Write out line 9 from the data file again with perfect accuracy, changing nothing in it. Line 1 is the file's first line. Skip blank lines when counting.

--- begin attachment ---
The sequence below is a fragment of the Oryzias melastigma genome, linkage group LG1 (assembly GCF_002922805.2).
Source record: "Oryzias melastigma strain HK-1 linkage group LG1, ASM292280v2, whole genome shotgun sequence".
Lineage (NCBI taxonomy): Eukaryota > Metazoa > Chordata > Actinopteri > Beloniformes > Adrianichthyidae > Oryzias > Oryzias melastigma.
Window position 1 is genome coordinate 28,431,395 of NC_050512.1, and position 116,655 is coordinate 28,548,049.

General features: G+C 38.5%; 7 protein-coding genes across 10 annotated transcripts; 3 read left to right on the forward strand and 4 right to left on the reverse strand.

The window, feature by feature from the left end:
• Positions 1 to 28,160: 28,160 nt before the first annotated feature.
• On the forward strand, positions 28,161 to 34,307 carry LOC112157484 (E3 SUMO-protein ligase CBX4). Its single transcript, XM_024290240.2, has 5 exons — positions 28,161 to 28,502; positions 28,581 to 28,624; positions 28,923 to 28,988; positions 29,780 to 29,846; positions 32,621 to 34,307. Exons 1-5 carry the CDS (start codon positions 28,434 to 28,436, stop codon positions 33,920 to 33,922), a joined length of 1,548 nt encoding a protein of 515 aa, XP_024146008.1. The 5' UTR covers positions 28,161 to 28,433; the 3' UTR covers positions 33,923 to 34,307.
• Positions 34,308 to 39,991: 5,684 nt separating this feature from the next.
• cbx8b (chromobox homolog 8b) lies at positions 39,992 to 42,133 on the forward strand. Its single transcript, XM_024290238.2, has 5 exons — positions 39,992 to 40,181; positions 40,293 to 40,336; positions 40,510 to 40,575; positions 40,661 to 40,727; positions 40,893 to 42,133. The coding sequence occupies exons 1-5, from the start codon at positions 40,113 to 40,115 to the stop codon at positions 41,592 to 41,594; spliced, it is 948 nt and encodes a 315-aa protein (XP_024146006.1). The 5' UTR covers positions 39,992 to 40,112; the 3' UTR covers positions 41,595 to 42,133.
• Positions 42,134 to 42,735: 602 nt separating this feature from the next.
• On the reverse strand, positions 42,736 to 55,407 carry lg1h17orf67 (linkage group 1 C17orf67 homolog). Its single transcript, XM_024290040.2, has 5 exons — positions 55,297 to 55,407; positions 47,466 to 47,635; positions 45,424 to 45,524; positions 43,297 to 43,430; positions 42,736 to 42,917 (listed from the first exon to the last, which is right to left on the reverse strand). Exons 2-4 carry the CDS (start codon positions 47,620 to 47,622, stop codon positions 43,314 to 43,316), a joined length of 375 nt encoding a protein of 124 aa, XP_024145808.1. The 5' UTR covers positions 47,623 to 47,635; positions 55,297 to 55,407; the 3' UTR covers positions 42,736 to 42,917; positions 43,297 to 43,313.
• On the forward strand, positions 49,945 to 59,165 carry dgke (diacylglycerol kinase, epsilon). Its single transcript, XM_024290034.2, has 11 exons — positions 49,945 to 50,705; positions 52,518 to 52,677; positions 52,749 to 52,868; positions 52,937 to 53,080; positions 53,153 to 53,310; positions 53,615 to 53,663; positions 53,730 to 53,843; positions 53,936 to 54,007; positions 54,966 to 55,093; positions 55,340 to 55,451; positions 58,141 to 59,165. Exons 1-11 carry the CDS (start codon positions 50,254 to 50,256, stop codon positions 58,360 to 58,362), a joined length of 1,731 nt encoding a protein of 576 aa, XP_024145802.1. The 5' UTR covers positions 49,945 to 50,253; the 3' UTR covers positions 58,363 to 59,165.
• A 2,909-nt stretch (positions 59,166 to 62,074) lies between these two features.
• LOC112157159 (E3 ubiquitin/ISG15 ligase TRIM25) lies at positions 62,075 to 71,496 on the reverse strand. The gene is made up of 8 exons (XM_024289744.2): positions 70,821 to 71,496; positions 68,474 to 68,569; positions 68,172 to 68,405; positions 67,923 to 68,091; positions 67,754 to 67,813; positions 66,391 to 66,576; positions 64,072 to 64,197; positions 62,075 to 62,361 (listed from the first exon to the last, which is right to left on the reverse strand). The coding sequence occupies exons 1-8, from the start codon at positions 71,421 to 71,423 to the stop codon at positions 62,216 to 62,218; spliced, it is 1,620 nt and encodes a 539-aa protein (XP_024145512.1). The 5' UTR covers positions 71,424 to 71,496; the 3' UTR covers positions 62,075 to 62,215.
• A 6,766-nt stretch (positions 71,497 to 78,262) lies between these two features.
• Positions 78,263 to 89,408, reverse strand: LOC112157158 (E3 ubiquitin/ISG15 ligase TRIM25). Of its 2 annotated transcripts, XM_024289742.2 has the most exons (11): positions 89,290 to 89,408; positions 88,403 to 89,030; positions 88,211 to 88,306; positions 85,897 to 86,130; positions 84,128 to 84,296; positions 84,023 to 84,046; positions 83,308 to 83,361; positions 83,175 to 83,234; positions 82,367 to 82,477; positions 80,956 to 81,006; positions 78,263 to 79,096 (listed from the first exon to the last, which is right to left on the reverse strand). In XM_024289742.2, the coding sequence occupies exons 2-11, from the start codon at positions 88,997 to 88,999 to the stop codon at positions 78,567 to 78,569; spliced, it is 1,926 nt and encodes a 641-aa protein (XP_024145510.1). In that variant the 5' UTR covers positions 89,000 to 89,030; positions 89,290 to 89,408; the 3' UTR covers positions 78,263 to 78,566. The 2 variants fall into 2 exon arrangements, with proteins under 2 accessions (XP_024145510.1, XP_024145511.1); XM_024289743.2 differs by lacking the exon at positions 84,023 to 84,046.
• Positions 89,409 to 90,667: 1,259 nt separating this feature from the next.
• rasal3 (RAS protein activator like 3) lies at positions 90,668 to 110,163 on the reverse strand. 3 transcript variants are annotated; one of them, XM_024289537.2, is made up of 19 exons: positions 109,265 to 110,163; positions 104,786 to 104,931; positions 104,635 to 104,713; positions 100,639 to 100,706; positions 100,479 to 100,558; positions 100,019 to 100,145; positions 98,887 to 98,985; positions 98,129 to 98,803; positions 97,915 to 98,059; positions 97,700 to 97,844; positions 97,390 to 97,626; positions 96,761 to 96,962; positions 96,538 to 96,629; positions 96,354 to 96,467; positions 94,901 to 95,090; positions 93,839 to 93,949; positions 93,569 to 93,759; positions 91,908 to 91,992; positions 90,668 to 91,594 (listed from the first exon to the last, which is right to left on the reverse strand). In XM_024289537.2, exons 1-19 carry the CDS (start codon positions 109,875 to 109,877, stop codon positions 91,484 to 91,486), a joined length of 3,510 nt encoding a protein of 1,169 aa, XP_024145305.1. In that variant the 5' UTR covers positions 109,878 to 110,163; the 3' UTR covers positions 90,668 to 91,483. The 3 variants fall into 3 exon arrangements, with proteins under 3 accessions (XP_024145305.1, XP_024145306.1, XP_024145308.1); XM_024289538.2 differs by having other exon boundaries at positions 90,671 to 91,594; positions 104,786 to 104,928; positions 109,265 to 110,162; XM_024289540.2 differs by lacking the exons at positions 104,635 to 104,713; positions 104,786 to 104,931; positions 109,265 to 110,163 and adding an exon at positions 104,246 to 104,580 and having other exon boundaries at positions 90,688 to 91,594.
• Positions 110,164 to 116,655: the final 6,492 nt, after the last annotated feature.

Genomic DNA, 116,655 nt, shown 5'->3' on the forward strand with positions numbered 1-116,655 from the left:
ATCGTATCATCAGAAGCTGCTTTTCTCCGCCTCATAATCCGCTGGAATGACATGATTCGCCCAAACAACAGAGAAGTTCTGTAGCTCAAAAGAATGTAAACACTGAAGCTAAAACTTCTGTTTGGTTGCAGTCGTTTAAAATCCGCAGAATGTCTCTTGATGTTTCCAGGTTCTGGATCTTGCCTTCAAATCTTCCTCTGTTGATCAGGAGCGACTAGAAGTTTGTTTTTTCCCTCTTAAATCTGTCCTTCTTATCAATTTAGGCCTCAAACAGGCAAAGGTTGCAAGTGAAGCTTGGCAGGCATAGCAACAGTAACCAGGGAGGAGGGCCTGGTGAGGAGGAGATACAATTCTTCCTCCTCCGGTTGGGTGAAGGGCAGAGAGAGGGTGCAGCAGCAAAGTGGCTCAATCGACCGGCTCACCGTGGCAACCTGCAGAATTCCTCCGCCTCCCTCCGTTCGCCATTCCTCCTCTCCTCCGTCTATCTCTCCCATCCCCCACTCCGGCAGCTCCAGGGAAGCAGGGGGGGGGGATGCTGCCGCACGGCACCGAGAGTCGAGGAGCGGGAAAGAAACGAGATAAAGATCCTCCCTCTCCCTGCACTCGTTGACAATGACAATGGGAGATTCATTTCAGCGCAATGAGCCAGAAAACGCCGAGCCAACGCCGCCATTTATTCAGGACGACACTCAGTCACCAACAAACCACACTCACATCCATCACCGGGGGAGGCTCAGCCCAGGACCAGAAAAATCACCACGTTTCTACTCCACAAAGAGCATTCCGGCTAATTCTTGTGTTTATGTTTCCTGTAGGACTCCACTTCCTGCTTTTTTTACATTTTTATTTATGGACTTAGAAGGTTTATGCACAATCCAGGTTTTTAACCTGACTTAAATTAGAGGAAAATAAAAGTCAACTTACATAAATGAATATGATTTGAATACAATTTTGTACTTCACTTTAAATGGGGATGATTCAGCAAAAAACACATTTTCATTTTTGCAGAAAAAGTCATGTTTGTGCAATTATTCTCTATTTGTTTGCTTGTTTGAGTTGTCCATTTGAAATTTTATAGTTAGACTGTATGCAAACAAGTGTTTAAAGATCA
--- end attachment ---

• Positions 34,308 to 39,991: 5,684 nt separating this feature from the next.